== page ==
Soybeans also contain a type of resistance known as field tolerance, or general (partial) resistance. This resistance is effective against all pathotypes of P. sojae, and results in reduced disease development over time. However, the caveat is that general resistance does not kick in until plants produce their first trifoliate, meaning that emerging or very young seedlings will not benefit from the field tolerance trait. Consequently, you can still see damping off and blighting of seedlings if conditions are favorable soon after planting.
If I use a seed treatment, I won’t need to worry about Phytophthora, right?
Seed treatments. There are several seed treatment fungicides that have activity against P. sojae (For a list, visit the Illinois Field Crop Disease Hub: http://cropdisease.cropsciences.illinois.edu/?p=1060). Oomycetes are different from true fungi, and consequently, not all fungicides will be effective for their management. Seed treatments typically provide about 3 weeks of protection. However, remember that they do not fumigate soils. If conditions are favorable for P. sojae development after those initial 3 weeks, do not expect much of an effect.
What else can I do to reduce the effects of Phytophthora sojae?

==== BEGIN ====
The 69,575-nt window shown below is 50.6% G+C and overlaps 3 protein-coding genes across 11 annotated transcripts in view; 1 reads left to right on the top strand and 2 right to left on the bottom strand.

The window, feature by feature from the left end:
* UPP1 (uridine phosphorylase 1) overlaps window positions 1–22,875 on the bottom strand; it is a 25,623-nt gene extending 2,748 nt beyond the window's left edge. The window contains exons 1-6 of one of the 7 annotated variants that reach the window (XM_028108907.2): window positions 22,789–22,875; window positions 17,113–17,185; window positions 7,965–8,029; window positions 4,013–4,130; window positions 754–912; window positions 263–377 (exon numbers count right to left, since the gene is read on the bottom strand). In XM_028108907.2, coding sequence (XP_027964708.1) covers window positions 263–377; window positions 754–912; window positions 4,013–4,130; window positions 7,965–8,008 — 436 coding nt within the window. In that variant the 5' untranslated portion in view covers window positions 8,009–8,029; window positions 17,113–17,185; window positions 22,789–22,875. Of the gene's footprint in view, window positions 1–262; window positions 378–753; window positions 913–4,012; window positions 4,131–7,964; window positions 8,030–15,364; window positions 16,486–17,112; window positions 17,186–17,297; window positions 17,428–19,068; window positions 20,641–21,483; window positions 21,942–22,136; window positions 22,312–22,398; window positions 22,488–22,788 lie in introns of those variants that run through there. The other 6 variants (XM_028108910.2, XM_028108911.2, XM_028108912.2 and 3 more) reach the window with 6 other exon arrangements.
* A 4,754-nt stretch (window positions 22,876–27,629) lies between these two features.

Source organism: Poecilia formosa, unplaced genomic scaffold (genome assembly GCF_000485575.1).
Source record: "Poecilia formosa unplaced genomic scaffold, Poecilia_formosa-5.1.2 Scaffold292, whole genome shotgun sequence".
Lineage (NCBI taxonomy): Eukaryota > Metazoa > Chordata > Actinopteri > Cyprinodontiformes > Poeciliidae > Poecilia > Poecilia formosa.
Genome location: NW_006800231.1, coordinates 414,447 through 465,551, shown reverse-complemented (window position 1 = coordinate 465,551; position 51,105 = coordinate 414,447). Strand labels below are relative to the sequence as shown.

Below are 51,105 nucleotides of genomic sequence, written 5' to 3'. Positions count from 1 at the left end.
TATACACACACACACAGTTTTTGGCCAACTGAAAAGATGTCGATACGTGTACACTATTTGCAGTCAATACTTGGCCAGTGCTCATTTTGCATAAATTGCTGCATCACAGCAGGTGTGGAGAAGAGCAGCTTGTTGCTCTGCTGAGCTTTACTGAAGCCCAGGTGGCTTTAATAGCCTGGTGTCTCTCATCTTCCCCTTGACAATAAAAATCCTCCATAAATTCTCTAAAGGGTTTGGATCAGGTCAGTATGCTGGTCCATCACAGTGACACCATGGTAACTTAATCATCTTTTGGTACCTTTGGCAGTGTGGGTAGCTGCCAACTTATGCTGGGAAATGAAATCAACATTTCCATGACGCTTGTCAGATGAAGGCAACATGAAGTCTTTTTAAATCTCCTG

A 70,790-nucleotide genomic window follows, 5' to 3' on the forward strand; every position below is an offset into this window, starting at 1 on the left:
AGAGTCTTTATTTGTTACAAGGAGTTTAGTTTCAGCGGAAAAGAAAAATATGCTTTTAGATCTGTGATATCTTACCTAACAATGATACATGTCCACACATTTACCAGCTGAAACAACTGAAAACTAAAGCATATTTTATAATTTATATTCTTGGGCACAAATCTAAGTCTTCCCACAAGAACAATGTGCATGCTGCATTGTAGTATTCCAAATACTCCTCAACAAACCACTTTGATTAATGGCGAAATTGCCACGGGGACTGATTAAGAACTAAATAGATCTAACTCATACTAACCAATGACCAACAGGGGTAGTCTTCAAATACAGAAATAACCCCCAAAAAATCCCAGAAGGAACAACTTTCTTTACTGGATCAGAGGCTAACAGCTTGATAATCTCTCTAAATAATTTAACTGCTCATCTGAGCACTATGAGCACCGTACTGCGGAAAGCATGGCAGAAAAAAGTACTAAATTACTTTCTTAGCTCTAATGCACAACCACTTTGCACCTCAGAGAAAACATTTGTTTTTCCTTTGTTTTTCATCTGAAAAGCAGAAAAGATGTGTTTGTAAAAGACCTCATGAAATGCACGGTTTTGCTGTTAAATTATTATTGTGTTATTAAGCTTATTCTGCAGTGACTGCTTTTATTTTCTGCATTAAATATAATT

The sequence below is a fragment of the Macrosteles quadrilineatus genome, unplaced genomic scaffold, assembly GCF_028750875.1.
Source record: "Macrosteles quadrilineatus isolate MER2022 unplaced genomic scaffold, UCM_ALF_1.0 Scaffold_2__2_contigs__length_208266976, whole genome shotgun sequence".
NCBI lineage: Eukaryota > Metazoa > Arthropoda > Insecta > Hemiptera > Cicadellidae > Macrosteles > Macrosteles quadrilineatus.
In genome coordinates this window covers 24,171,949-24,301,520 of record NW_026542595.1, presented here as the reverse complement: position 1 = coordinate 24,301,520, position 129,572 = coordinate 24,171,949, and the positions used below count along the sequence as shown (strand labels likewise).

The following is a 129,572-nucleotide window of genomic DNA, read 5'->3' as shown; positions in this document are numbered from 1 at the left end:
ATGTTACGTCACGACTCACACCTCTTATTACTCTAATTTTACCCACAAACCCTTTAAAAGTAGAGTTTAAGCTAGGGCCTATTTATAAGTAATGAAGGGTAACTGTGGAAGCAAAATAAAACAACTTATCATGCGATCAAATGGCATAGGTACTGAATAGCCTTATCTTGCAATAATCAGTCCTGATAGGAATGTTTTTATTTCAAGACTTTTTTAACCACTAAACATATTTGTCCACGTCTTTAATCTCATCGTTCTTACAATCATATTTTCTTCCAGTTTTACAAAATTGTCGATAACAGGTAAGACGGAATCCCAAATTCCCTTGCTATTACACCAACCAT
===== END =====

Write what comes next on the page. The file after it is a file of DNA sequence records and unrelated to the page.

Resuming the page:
- Improve soil drainage in flood prone fields
- Avoid excessive irrigation in irrigated fields
- Avoid practices that compact the soil
The best way to manage P. sojae is through integrating the use of a Phytophthora resistant cultivar, seed treatment, and utilizing cultural practices to minimize environmental conditions that favor disease.
Dorrance, A. E., Kurle, J., Robertson, A. E., Bradley, C. A., Giesler, L., Wise, K., & Concibido, V. C. (2016). Pathotype diversity of Phytophthora sojae in eleven states in the United States. Plant disease, 100(7), 1429-1437.
Crop Protection Network. “Phytophthora Root and Stem Rot of Soybean.” https://cropprotectionnetwork.org/resources/articles/diseases/phytophthora-root-and-stem-rot-of-soybean
Crop Protection Network. “Scouting for Phytophthora Root and Stem Rot in Soybean.” https://crop-protection-network.s3.amazonaws.com/publications/cpn-1014b-scouting-for-phytophthora-root-and-stem-rot-in-soybean.pdf